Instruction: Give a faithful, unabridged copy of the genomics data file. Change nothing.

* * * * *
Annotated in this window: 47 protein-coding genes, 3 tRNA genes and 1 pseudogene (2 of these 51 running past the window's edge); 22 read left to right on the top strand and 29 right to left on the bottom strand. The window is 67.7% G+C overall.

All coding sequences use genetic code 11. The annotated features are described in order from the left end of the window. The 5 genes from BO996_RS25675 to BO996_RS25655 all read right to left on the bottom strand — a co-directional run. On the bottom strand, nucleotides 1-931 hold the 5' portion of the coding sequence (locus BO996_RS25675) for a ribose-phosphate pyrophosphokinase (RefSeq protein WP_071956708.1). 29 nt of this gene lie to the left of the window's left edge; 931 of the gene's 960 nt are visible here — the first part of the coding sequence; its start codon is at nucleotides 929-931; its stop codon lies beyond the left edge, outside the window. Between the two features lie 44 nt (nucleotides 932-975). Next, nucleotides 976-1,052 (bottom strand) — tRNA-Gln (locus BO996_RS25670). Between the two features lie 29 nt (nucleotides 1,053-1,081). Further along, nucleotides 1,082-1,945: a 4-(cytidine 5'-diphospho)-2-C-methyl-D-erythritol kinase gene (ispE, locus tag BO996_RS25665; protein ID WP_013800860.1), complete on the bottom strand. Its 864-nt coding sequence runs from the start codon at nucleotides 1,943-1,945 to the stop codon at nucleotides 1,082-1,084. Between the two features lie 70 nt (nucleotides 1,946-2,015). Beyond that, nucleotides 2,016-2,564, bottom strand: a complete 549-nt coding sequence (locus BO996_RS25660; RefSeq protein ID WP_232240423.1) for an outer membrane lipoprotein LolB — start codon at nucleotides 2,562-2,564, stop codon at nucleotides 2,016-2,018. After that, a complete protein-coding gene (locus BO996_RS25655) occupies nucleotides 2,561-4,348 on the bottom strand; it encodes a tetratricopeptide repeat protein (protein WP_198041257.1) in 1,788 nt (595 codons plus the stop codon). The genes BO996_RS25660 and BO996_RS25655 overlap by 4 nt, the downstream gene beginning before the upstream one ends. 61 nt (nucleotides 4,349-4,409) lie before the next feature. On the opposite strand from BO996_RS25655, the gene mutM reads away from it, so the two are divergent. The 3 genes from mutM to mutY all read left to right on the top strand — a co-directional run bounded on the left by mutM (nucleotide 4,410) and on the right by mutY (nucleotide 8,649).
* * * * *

Annotated in this window: 47 protein-coding genes, 3 tRNA genes and 1 pseudogene (2 of these 51 running past the window's edge); 22 read left to right on the top strand and 29 right to left on the bottom strand. The window is 67.7% G+C overall.

All coding sequences use genetic code 11. The annotated features are described in order from the left end of the window. The 5 genes from BO996_RS25675 to BO996_RS25655 all read right to left on the bottom strand — a co-directional run. On the bottom strand, nucleotides 1-931 hold the 5' portion of the coding sequence (locus BO996_RS25675) for a ribose-phosphate pyrophosphokinase (RefSeq protein WP_071956708.1). 29 nt of this gene lie to the left of the window's left edge; 931 of the gene's 960 nt are visible here — the first part of the coding sequence; its start codon is at nucleotides 929-931; its stop codon lies beyond the left edge, outside the window. Between the two features lie 44 nt (nucleotides 932-975). Next, nucleotides 976-1,052 (bottom strand) — tRNA-Gln (locus BO996_RS25670). Between the two features lie 29 nt (nucleotides 1,053-1,081). Further along, nucleotides 1,082-1,945: a 4-(cytidine 5'-diphospho)-2-C-methyl-D-erythritol kinase gene (ispE, locus tag BO996_RS25665; protein ID WP_013800860.1), complete on the bottom strand. Its 864-nt coding sequence runs from the start codon at nucleotides 1,943-1,945 to the stop codon at nucleotides 1,082-1,084. Between the two features lie 70 nt (nucleotides 1,946-2,015). Beyond that, nucleotides 2,016-2,564, bottom strand: a complete 549-nt coding sequence (locus BO996_RS25660; RefSeq protein ID WP_232240423.1) for an outer membrane lipoprotein LolB — start codon at nucleotides 2,562-2,564, stop codon at nucleotides 2,016-2,018. After that, a complete protein-coding gene (locus BO996_RS25655) occupies nucleotides 2,561-4,348 on the bottom strand; it encodes a tetratricopeptide repeat protein (protein WP_198041257.1) in 1,788 nt (595 codons plus the stop codon). The genes BO996_RS25660 and BO996_RS25655 overlap by 4 nt, the downstream gene beginning before the upstream one ends. 61 nt (nucleotides 4,349-4,409) lie before the next feature. On the opposite strand from BO996_RS25655, the gene mutM reads away from it, so the two are divergent. The 3 genes from mutM to mutY all read left to right on the top strand — a co-directional run bounded on the left by mutM (nucleotide 4,410) and on the right by mutY (nucleotide 8,649).